SPRINGFIELD — A panel of nine representatives, during a 10-minute procedural meeting Feb. 25, began the process of evaluating whether former Rep. Luis Arroyo’s replacement was appointed legally.
At issue is whether “the legitimacy” — as House Speaker Michael Madigan said in a statement – of Democratic Rep. Eva Dina Delgado’s appointment was compromised by the use of Arroyo’s committeeman votes to appoint her, and whether those votes could be exercised by a proxy.
Arroyo resigned from his seat effective Nov. 1, before a special investigative committee was to consider his expulsion. He is charged by federal officials with bribery and pleaded not guilty at a hearing earlier this month.
Rep. Avery Bourne, a Republican from Morrisonville, said the committee is “free of corrupting influences” and its focus is “whether or not the appointment process was fair and whether or not the selection process was proper.”
Delgado, in a written statement shared with reporters by her attorney, countered that “the appointment process followed the law every step of the way,” and they will be filing a motion to dismiss the challenge.
Mary Eileen Cunniff Wells, from Chicago-based Miller Shakman Levine & Feldman, said Delgado was unable to speak with reporters because she did not have a voice due to campaigning.
The schedule dictating further action, agreed upon by all nine members of the Qualifications Challenge Committee, could render its investigation moot. Members of the panel will not meet to consider arguments presented by Delgado and two lawmakers who filed challenges until March 25 — just over a week after Illinois’ primary elections. By that date, constituents in the 3rd District might have voted to make Delgado the Democratic nominee in a district where no Republican filed to be on the general election ballot.
Responses to the challenge filed by attorneys representing both sides will be issued before the primary.
The protests to Delgado’s appointment filed by House Minority Leader Jim Durkin, from Western Springs, and Rep. Anne Stava-Murray, a Democrat from Naperville, allege Arroyo “had a hand” in choosing his successor despite opting to appoint a surrogate to use his votes.
According to Illinois’ Election Code, vacancies are filled by local party officials, who get a weighted vote in proportion to the number of votes in that district the resigning lawmaker received. As a Chicago committeeman, Arroyo had 36 percent of the votes in that appointment process, which he opted to allow another alderman to cast.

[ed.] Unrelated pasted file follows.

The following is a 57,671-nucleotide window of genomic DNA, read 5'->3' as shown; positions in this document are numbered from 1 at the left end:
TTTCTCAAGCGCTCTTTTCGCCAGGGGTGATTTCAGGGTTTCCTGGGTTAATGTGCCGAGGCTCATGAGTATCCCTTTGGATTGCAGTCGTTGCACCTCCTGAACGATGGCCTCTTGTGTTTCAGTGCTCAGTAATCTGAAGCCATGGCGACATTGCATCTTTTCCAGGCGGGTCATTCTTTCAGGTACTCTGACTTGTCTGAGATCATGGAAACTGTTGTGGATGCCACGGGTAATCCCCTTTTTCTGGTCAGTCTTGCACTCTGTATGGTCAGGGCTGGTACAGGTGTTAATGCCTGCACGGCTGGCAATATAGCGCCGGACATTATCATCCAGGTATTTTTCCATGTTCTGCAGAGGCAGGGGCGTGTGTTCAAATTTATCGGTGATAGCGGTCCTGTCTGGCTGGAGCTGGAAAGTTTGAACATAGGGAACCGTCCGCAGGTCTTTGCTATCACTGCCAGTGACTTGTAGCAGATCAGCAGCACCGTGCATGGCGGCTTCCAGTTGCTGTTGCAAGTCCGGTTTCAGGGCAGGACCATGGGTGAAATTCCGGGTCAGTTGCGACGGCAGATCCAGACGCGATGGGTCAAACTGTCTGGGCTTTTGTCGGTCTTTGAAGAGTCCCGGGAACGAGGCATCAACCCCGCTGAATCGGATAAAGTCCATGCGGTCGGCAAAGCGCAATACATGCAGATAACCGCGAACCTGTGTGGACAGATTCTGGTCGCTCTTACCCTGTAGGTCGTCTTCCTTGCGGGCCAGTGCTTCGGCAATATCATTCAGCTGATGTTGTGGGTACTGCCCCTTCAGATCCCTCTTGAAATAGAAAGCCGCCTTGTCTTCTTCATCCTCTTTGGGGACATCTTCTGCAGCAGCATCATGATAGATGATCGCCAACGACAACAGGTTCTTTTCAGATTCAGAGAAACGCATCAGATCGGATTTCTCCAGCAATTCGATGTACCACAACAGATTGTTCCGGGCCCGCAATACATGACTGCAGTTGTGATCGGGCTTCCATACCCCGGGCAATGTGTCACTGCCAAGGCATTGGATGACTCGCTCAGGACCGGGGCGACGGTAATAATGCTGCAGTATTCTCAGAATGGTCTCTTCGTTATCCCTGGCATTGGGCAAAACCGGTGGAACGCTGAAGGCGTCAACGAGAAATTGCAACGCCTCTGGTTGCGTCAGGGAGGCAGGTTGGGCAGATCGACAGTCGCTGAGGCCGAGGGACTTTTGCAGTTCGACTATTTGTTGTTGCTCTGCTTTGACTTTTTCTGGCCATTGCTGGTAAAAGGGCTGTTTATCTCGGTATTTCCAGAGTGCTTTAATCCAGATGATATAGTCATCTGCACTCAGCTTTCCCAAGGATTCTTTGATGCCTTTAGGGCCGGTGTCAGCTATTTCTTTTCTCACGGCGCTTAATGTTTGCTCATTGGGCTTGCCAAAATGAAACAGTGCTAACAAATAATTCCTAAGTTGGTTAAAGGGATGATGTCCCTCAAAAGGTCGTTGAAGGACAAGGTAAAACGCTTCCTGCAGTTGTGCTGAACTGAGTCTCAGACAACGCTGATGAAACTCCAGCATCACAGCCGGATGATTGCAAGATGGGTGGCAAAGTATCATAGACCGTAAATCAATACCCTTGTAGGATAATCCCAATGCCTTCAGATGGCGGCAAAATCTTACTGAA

“Although Mr. Arroyo was not present for the actual vote, his decision to give his votes to be voted by proxy had the same effect as if he was present at the actual vote to fill the vacancy,” Durkin wrote in his complaint. “…By allowing Mr. Arroyo a role in the selection of his replacement, calls into question the integrity of the process and the House itself.”
Ann Lousin is a professor at the John Marshall Law School in Chicago and helped write the Illinois statute allowing local party officials to fill legislator vacancies. She said the argument that Arroyo’s proxy vote invalidated Delgado’s appointment is one she has never seen before.
Both chambers of the General Assembly have “enormous power” in deciding the qualifications of its own members under the federal and state constitutions, Lousin added.
“They can, within federal constitutional and, to a certain extent, Illinois constitutional parameters, they can make an awful lot of decisions that the courts will go along with,” she said.
Delgado was sworn in on Nov. 15 to complete Arroyo’s term. Gov. J.B. Pritzker commented before then about the former representative’s attempt to choose his replacement, calling the move “unacceptable given the charges against him.”
That would “taint a successor, and I call on the House of Representatives not to seat the person who is selected if [Arroyo] participates,” the governor said at the time.
Madigan also criticized Arroyo’s role in the process to fill his vacancy.
“Any process that includes the participation of [Arroyo] — whether by direct vote or proxy — would call the legitimacy of the appointment into question, and the qualifications of their candidate would be challenged by the full Illinois House of Representatives,” he said in a statement on Nov. 11.
Both officials did not have a comment about the hearing or Delgado’s appointment. A spokesperson for the speaker, though, said Delgado has been participating in caucus meetings.
The committee’s chairperson, Hillside Democratic Rep. Emanuel “Chris” Welch, and both challengers referenced the lack of trust Illinoisans’ have in the General Assembly. Welch said both chambers’ work to restore that public trust “remains ongoing.” Durkin, in his memo, said “a clean break” from Arroyo “is required to re-establish” that trust.
But Delgado said the two petitions challenging her qualifications are “purely political” and “lack any basis in law.”
“But rather than restoring the public’s trust in the General Assembly, these politically-motivated, meritless objections reinforce the public perceptions that every issue must be made into a partisan issue, with one party or the other portrayed in a negative light,” she said in the written statement.
The rules governing the Qualifications Challenge Committee largely mirror those used during the last such protest — in 2004, when former Rep. Patricia Bailey’s residency was challenged. She was later found guilty of listing a false address on her election forms.
The committee members include Reps. Welch, Bourne, John Connor, D-Lockport, Kelly Burke, D-Evergreen Park, John Cabello, R-Machesney Park, Fred Crespo, D-Hoffman Estates, LaToya Greenwood, D-East St. Louis, Blaine Wilhour, R-Beecher City, and Patrick Windhorst, R-Metropolis.